Center for American Progress Action

RELEASE: Even as U.S. Economy Recovers, Ohio’s Middle Class Has Fallen Behind, New CAP Action Analysis Reveals
Press Release

RELEASE: Even as U.S. Economy Recovers, Ohio’s Middle Class Has Fallen Behind, New CAP Action Analysis Reveals

Ohio’s Middle Class Has Not Seen the Benefits of Economic Gains, and Regressive Public Policy Choices Have Exacerbated the Economic Situation of Middle-Class Ohioans

Washington, D.C. — Even as the rest of the country experiences a steady economic recovery, Ohio’s middle class has fallen behind, a new analysis from the Center for American Progress Action Fund reveals. Regressive public policy choices—including the state tax system, as implemented by Gov. John Kasich (R) and which largely favors the state’s wealthy top earners—have exacerbated the economic situation of middle-class Ohioans.

“Ohio’s economy has grown, but many working Ohioans have yet to see the benefits of the recovery. Middle-class Ohioans have less household income than they did in 1984, and the most recent data show that they have less household income than Americans in most other states,” said David Madland, Managing Director of the Economic Policy team and Director of the American Worker Project at the Center for American Progress Action Fund. “Policies designed to help Ohio’s wealthiest earners—such as the ones put forth by the Republican-controlled state government that result in the middle class shouldering a bigger tax burden—have made a direct contribution to the worsening inequality in Ohio.”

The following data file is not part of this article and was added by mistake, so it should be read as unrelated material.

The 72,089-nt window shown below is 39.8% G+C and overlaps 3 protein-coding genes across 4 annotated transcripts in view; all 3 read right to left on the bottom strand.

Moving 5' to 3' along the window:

The issue brief, released in advance of the Republican presidential primary debate that will take place in Cleveland this week, shows how economic gains have not translated into tangible benefits for Ohio’s middle class. The typical Ohio household is now earning less than it did in 1984—and below the U.S. average. In 2013, Ohio’s median household income was just $46,398—less than it was in 1984, the earliest year for which data are available—and sits more than $5,500 below the 2013 median household income nationally.

While Ohio’s economy overall is relatively healthy—personal income per capita increased 57.8 percent in inflation-adjusted terms between 1984 and 2013—this growth has not translated into gains for the middle and working classes because a significant share of the state’s economic gains has gone to Ohio’s wealthy top earners. CAP Action’s brief shows that over the past 30 years, the share of the total income generated across Ohio that has gone to the middle class has declined sharply. In 1984, Ohio’s middle class took home 52.6 percent of the state’s collective income—but by 2013, that number dropped to just 47.2 percent. Conversely, the share of income taken home by Ohio’s top 20 percent of earners rose from 43.1 percent to 49.2 percent. In other words, by 2013, one-fifth of Ohio residents took home nearly half of the total income generated across the state.

CAP Action’s brief points to regressive public policy choices—including the state’s tax system, an insufficient minimum wage, and the weakening of unions and the erosion of collective bargaining rights—as drivers that have contributed to worsening inequality in Ohio. On tax policy in particular, the state’s Republican-controlled legislature and Republican governor have enacted tax policies that force middle- and low-income earners to shoulder a greater tax burden, while delivering big tax breaks to Ohio’s wealthiest earners. For instance, Gov. Kasich’s June 2015 budget decreased income taxes by 6.3 percent across the board, reducing the top tax rate to less than 5 percent. This across-the-board tax cut means that Ohio’s middle class will receive an average cut of just $24, while the state’s top 1 percent of taxpayers will see an average cut of more than $10,000. As a result, Ohio’s middle-class earners will effectively contribute a greater share of their income to taxes than will the wealthiest earners.

Click here to read “Ohio’s Struggling Middle Class” by David Madland and Danielle Corley.

For more information on this topic or to speak with an expert, contact Allison Preiss at [email protected] or 202.478.6331.